Teen pregnancies are at their lowest rate in nearly 40 years, according to the latest data from the Guttmacher Institute, a research organization focused on sexual and reproductive health.

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9:35am

Wed February 8, 2012
The Two-Way

Russians Claim To Have Punched Through To Antarctic 'Subglacial Lake'

In Antarctica, Russian scientists posed at the site where they say they've drilled through to Lake Vostok. The sign indicates that the breakthrough happened on Feb. 5, 2012.
Russia's Federal Service for Hydrometeorology and Environmental Monitoring

One week after pausing with about 40 feet to go, Russian scientists today announced that they have successfully drilled through two miles of ice to reach Lake Vostok — a body of water the size of New Jersey that hasn't been touched for millions of years.

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8:45am

Wed February 8, 2012

8:15am

Wed February 8, 2012
The Two-Way

Egyptian Judge Says Foreign Groups Have Been Working There Illegally

Egyptian soldiers stand guard in front of the U.S. National Democratic Institute, an NGO rights group in downtown Cairo on December 29, 2011.
Filippo Monteforte AFP/Getty Images

Foreigners who have been working for international organizations in Egypt are in the country illegally and have been engaging in "political activity," a judge in Cairo just told reporters.

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7:49am

Wed February 8, 2012
It's All Politics

Did Santorum Win Big or Win Squat? What's a Nation to Believe?

Republican presidential hopeful and former U.S. Sen. Rick Santorum speaks to supporters, flanked by his daughter, Elizabeth (left), and wife, Karen.
Whitney Curtis Getty Images

Pity the poor news junkie, waiting bleary-eyed at the witching hour, wondering how to feel about the latest events in the Republican nominating contest.

One news source — let's say it's a cable news operation — says the latest round of GOP presidential preference contests is a huge boost to the flagging fortunes of Rick Santorum, the winner of the night's trifecta. The cable outlets all air tape of Santorum's triumphant victory speech again and again. He surely looks like a winner.

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7:35am

Wed February 8, 2012
The Two-Way

Santorum's Wins: Huge? Meaningless? In Between?

Originally published on Wed February 8, 2012 7:47 am

Republican presidential candidate Rick Santorum celebrated his victories at a rally in St. Charles, Mo.
Whitney Curtis Getty Images

Last night "belonged to Rick Santorum, who went three-for-three in Tuesday's Republican contests," as Eyder wrote on It's All Politics very early this morning.

The former Pennsylvania senator took first place in Colorado, Minnesota and Missouri.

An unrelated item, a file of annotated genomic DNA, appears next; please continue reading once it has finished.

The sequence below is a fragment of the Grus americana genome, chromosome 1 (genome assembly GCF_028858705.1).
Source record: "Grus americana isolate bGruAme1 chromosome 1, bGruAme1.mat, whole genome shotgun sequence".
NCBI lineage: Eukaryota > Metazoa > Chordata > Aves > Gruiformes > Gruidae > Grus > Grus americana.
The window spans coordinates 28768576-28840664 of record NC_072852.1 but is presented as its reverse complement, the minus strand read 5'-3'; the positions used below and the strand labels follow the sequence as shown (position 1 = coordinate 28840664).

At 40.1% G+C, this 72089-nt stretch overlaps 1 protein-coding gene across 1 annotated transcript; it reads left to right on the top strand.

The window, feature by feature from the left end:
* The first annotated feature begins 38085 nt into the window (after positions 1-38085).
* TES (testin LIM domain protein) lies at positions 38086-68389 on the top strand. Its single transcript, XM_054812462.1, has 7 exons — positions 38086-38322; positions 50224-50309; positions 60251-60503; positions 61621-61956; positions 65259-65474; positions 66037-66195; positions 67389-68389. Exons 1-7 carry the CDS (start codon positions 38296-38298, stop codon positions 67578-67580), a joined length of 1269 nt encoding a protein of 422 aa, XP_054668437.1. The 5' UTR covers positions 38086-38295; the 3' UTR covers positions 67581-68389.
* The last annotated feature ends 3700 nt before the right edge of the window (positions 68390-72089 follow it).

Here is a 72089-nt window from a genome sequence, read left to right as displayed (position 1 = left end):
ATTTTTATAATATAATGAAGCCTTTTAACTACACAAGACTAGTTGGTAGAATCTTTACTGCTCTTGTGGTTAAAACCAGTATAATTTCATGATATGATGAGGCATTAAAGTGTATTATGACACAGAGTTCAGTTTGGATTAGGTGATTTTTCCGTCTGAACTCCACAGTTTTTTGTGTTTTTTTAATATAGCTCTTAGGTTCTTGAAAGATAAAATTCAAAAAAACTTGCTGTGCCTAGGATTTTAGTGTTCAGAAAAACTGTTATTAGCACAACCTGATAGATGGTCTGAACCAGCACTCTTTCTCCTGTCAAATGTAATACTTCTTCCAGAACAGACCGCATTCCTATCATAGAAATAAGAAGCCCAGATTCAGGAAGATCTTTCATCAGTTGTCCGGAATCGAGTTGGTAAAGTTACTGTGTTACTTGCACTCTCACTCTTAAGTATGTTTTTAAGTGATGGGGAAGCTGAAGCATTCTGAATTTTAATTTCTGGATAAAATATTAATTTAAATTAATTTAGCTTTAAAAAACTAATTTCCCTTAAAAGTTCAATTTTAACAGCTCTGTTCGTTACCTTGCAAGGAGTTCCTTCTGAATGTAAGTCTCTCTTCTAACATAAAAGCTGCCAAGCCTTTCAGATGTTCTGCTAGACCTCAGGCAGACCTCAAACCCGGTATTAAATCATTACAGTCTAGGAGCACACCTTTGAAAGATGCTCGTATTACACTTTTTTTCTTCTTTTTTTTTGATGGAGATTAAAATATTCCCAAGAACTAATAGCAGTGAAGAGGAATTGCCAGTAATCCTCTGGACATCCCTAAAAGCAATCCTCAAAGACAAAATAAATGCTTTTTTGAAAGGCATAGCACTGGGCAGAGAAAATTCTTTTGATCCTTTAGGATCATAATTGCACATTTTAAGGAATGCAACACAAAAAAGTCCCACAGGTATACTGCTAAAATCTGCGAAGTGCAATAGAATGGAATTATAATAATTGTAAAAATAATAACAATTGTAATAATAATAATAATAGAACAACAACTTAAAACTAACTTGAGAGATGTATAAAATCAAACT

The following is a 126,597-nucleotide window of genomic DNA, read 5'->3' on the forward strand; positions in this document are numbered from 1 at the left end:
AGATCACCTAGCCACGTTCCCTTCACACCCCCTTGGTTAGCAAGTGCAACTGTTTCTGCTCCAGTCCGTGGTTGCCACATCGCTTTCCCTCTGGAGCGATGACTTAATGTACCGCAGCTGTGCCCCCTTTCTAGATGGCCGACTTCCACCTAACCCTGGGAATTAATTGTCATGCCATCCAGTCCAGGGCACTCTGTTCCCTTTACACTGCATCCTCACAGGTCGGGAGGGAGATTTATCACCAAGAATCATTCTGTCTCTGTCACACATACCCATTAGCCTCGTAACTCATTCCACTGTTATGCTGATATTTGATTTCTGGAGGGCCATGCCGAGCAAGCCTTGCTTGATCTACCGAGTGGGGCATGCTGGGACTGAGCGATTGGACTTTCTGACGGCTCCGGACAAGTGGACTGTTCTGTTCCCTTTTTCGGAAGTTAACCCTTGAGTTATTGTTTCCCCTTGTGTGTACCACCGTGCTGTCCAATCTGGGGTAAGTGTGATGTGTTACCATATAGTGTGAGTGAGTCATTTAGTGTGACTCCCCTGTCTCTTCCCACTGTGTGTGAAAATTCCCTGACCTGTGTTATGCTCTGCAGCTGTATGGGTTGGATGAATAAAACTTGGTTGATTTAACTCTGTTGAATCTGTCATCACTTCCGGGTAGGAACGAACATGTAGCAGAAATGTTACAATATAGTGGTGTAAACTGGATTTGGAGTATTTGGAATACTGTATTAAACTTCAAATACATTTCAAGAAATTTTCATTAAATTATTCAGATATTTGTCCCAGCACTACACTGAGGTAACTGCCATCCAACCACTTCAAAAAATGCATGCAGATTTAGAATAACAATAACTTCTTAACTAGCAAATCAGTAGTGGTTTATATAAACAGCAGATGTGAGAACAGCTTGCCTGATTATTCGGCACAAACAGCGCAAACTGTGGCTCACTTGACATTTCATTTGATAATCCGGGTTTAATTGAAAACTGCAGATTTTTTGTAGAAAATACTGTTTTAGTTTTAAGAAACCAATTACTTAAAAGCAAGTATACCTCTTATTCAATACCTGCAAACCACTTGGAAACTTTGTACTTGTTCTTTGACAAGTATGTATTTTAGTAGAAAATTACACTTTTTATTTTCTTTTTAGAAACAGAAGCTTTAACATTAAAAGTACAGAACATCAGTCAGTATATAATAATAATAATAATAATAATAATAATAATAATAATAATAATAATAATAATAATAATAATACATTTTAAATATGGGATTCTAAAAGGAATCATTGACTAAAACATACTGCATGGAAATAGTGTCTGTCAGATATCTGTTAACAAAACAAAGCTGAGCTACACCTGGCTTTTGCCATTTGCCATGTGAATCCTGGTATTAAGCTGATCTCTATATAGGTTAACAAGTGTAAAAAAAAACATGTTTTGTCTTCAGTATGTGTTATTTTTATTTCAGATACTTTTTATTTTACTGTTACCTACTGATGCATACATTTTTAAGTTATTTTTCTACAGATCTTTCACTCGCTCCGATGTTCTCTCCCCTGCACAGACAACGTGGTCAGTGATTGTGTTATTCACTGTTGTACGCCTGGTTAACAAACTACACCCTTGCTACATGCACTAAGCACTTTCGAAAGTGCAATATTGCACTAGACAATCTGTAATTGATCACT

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7:00am

Wed February 8, 2012
The Two-Way

Report: Pentagon 'Beginning Review Of Syria Options'

Originally published on Wed February 8, 2012 8:36 am

A Syrian rebel stands guard at a street in Idlib, Syria, Wednesday, Feb. 8, 2012.
AP

As the U.S. continues to search for diplomatic solution to the crisis in Syria, "the Pentagon and the U.S. Central Command have begun a preliminary internal review of U.S. military capabilities," CNN is reporting.

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7:00am

Wed February 8, 2012
Around the Nation

Maine Film Festival Shows Off Mustaches

Trophy categories include Best 'Stache Growth Story and Best 'Stache Shaving Story. It is an international film festival and founder Nick Callanan says submissions are coming in from three continents.

6:52am

Wed February 8, 2012
Around the Nation

Trump Chosen To Revamp Historic Old Post Office

Donald Trump won't be living in the White House, but his brand will be a few blocks away. The Obama administration has chosen Trump to redevelop the Old Post Office. His company plans to build a luxury hotel in that stone Victorian landmark in Washington, D.C.

5:00am

Wed February 8, 2012
Middle East

5 Reasons Why Israel Might Bomb Iran, Or Not

Originally published on Sun February 12, 2012 9:22 am

Despite international pressure, Iran has pressed ahead with its nuclear program. Here, Iranian President Mahmoud Ahmadinejad listens to a technician during a visit to the Natanz Uranium Enrichment Facility, 200 miles south of the capital, Tehran, in 2008.
Iranian President's Office AP

Will Israel bomb Iran or not?

Israel says it hasn't decided. But top Israeli figures, including Prime Minister Benjamin Netanyahu and Defense Minister Ehud Barak, suggest that the country will have to make a choice soon.

Israel believes Iran will soon have the capacity to make a nuclear weapon. Not everyone shares this assessment, and Iran insists its program is only for civilian purposes.

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4:00am

Wed February 8, 2012
Election 2012

Rick Santorum Sweeps 3 GOP Nominating Contests

Originally published on Wed February 8, 2012 5:08 am

Transcript

RENEE MONTAGNE, HOST:

It's MORNING EDITION, from NPR News. Good morning, I'm Renee Montagne.

STEVE INSKEEP, HOST:

And I'm Steve Inskeep. Good morning.

Several factors may affect your thinking as you decide how important last night's voting was. Turnout was low, and no convention delegates were awarded as Missouri held a primary, and Minnesota and Colorado held caucuses.

MONTAGNE: Then again, nobody awarded delegates when Iowa voted, either. The fact is, people voted, and Rick Santorum won all three states.